Written by the TreasureGuide for the exclusive use of treasurebeachesreport.blogspot.com.
|Eldorado Canyon State Park|
Source: See Wikipedia link below.
Parking the car at the next turnoff , my wife and I got out to get a better look at this marvel of nature. I wondered how anyone could climb a sheer rock wall to such dizzying heights. And how could anyone put so much trust in mere ropes and pegs.
I wanted to visit the site where an old hotel used to stand and chose one of the marked hiking trails that would eventually get me there. After going just a few yards on that trail I stopped dead in my tracks. Coiled on top of a boulder on the side of the hiking trail was a coiled snake. I didn't what what kind of a snake it was, but it looked to me like a rattlesnake.
The path was narrow and I didn't want to take a chance on an encounter with a rattlesnake, or possibly more.
I started to return to the car. I really wanted to visit the hotel site, so I went back towards the boulder hoping the snake would be gone. Unfortunately the snake was still there.
I studied it from a safe distance for a few moments. Maybe it was some type of harmless snake. But maybe it wasn't. I couldn't really tell.
After finding a suitable stone, I threw it towards the snake. The stone sailed high over the snake's head. The snake didn't move. I tried again. The stone was a little closer this time, but still the snake didn't move. One more time. I hit the boulder right beside the snake, but there was still no movement.
I began to wonder what was going on with this snake. Was it fearless or what? How did it get up on that boulder anyhow? Not only did I have a conflict - wanting to go on the trail but not wanting to approach the snake - but now there was something of a mystery to it.
As I thought about what I was going to do, across the valley I noticed two of the rock climbers were a little higher up the face of the cliff now. They were moving slowly and methodically, carefully calculating each and every move. It was all done with painstaking precision. Still I hadn't made any progress.
My brief meditation on rock climbing was suddenly interrupted by movement on the trail ahead. A lady came down the path from the other direction, quickly rounded the bend and passed the boulder and the snake without even breaking stride. I thought she might not have seen the snake. When she got closer, I asked her what kind of snake it was. Her answer was surprising. She told me, "It's a sculpture."
I could only laugh. I now realized that it was a stone snake that stopped me. I was correct that it looked like a rattlesnake, but it was a rattlesnake made of stone.
On the other side of the boulder was a sign explaining that rattlesnakes were sometimes seen on the path. The statue was part of a warning. It did its job too well.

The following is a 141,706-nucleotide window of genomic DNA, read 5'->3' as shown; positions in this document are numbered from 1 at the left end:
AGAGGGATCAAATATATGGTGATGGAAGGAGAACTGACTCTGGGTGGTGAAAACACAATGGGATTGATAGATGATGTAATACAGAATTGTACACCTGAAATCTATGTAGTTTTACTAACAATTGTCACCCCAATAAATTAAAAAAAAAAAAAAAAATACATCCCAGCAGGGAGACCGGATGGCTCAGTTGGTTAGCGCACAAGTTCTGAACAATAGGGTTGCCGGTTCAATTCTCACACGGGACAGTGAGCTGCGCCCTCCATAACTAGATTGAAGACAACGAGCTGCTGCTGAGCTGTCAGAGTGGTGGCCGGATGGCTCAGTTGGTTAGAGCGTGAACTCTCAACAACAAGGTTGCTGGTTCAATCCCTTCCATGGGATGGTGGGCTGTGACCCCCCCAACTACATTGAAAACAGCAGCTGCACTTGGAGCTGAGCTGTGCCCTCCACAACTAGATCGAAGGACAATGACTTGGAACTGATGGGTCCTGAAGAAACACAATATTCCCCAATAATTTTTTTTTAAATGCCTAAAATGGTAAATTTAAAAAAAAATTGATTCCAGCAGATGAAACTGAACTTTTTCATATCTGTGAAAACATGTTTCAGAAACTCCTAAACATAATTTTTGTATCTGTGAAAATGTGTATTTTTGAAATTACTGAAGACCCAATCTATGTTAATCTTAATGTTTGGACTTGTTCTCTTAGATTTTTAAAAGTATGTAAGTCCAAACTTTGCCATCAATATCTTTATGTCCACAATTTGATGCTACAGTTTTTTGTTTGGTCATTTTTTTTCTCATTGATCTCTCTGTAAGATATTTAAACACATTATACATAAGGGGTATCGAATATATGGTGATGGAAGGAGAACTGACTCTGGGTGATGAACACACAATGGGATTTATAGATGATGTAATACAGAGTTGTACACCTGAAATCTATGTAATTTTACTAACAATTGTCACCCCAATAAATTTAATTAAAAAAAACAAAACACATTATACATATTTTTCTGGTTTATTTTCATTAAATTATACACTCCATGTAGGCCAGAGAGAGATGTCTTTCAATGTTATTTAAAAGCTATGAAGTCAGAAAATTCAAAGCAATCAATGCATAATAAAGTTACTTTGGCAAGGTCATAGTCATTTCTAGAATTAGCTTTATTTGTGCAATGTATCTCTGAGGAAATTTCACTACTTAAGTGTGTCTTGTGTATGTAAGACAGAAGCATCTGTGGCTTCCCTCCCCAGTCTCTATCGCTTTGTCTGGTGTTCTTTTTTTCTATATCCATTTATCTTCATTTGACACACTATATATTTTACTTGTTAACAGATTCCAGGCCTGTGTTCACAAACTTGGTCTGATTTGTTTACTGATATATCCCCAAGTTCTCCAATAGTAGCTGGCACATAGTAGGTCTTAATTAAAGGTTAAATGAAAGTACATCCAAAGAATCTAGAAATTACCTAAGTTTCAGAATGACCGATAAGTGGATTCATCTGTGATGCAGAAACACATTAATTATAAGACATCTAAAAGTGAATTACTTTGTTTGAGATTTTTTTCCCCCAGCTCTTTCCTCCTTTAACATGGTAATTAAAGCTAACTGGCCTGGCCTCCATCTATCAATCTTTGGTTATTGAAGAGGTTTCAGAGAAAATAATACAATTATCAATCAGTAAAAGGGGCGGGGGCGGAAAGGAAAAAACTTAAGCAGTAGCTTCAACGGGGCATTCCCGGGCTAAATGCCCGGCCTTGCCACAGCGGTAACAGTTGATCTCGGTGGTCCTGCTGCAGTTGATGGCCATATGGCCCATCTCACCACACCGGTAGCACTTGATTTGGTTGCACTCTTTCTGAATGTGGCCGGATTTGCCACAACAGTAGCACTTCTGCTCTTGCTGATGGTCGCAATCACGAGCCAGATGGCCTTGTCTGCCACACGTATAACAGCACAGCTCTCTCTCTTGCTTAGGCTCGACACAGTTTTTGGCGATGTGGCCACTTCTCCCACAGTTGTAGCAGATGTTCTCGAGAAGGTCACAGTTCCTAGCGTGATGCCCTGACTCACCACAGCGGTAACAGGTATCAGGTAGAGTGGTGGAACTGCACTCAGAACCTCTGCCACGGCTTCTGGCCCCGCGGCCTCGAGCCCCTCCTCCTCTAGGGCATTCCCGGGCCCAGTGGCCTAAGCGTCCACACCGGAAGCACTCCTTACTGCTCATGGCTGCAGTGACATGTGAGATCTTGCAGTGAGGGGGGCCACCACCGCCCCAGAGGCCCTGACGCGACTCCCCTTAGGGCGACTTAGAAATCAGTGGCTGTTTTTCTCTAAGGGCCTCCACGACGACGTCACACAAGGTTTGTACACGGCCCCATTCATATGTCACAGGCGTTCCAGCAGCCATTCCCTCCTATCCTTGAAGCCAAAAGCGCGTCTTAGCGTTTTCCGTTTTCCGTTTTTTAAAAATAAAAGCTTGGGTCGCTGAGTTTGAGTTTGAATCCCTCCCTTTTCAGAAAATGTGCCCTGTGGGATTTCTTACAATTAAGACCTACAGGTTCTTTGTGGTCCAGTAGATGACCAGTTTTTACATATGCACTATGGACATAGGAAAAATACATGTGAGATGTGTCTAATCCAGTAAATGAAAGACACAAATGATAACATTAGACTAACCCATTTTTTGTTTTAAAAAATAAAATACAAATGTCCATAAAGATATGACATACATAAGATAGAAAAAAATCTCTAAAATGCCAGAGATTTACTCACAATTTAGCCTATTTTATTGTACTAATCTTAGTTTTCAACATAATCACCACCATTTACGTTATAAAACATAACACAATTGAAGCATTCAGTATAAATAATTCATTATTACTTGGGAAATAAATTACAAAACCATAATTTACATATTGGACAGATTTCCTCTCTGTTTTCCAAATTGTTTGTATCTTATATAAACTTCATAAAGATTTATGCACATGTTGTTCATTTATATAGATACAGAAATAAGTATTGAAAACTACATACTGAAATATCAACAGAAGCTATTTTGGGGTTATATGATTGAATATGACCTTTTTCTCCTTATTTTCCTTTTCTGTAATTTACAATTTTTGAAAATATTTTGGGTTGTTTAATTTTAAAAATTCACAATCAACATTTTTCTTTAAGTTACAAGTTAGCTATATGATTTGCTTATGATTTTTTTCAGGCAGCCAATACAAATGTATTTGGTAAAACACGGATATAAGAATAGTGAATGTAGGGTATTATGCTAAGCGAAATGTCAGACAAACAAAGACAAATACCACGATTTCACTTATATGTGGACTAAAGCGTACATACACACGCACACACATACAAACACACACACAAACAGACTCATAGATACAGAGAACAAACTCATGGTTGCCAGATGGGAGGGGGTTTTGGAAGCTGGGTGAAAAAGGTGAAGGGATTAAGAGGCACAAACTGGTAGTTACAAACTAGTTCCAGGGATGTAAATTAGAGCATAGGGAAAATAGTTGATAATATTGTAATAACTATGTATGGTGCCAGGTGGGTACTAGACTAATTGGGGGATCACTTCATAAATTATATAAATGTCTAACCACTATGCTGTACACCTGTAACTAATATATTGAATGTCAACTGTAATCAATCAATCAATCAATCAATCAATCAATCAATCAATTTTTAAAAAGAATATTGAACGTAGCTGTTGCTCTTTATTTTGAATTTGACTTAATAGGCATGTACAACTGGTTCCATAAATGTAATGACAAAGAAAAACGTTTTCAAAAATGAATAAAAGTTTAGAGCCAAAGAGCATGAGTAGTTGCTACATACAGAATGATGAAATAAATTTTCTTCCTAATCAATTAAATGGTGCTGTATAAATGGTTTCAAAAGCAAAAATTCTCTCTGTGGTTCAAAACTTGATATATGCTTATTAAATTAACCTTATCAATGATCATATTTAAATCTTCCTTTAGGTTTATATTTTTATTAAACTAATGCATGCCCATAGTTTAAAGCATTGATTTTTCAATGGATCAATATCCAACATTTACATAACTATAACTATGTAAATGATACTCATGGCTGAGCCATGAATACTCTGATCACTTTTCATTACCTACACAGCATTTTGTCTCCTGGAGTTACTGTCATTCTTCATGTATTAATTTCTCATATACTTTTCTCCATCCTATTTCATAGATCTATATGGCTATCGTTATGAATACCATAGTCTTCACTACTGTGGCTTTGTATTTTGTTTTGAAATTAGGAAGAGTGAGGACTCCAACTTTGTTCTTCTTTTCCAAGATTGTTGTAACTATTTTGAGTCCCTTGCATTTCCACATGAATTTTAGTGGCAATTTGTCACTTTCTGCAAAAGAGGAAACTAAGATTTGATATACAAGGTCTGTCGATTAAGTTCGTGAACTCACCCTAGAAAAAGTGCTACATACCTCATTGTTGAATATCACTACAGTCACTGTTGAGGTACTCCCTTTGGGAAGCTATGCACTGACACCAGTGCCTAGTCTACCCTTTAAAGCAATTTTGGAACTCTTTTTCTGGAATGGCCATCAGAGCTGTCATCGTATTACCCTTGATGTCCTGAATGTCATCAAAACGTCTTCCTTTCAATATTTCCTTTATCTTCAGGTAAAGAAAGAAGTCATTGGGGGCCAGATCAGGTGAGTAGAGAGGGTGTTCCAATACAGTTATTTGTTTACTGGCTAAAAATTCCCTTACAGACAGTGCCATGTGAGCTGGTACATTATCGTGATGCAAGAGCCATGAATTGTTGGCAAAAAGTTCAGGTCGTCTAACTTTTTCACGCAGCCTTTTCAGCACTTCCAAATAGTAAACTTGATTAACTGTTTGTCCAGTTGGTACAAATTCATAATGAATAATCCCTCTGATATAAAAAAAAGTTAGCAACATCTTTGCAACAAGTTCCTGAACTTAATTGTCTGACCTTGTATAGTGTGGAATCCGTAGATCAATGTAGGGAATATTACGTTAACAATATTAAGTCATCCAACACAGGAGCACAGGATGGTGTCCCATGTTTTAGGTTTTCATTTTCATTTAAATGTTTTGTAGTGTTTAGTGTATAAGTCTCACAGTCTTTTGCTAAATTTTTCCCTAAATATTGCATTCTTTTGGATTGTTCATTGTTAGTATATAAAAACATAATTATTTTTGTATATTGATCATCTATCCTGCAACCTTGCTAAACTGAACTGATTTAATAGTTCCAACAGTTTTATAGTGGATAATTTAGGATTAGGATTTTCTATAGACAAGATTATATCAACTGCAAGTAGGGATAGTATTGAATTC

This is a true story that I've told before. It is a true story and makes a handy illustration that can be used for a variety of lessons.
One lesson is that your beliefs can be a big obstacle - as much as any other type of real obstacle. Your beliefs can limit your success.
If you don't believe anything will be found, it is unlikely that you'll find much.
It can be a self-fulfilling prophecy. If you don't think anything will be found, you'll likely give up quickly, if you try at all.
We all know the Mel Fisher saying, "Today is the day." That kept him going until it was indeed the day.
If you are not optimistic - if you don't believe in the possibility of success, you probably won't find it.
I've heard it said that a person who never changed their mind never learned anything.
There are things that I've believed that were simply wrong. That is true for anybody.
I once believed that beach cobs were not washed up onto the beach. I believed that they were simply uncovered from time to time. I believed that for quite a while. Even after I had found a number. But I don't believe that anymore. It doesn't explain some things I've observed. Now I believe that sometimes they are uncovered, but sometimes they are washed up.
I've seen cobs laying on top of the flat dry sand as high as that part of the beach has ever been. And not just once or twice. There is no way I can explain cobs being in such a place and believe that they were just uncovered.
I've seen cobs where there was no sand before the sand refilled the area. They had to be washed up with the fill sand. Although I can think of a few other possible explanations, such as someone going around throwing three hundred year-old cobs on the beach, that doesn't seem very likely.
Some people discard data that does not conform to their beliefs instead of changing their beliefs to conform to the data. Actually that is probably true of all of us at different times. Sometimes we discard good data because it doesn't fit what we believe or want to believe even when we would be better off changing our beliefs to take into account the new data.
Most incorrect beliefs aren't as dangerous as rattlesnakes, but they can be bigger obstacles because you continue to live with them until you finally decide you have to change your mind.
A 250 year-old cannon emerges from the sand. Here is the link for that story and the source of the photo.
I got way off-beach today, but I wanted to put a few ideas out there. Eldorado Canyon is a world-class cliff climbing destination with amazing scenery and some nice history to explore. I recommend visiting it if you are ever in the Boulder area.
Here is more about it.
On the Treasure Coast conditions beach detecting conditions remain poor. There will be nothing more than about a two-foot surf for a few days and then nothing more than a four-foot surf for a few days after that. That means continuing poor conditions will remain for a while.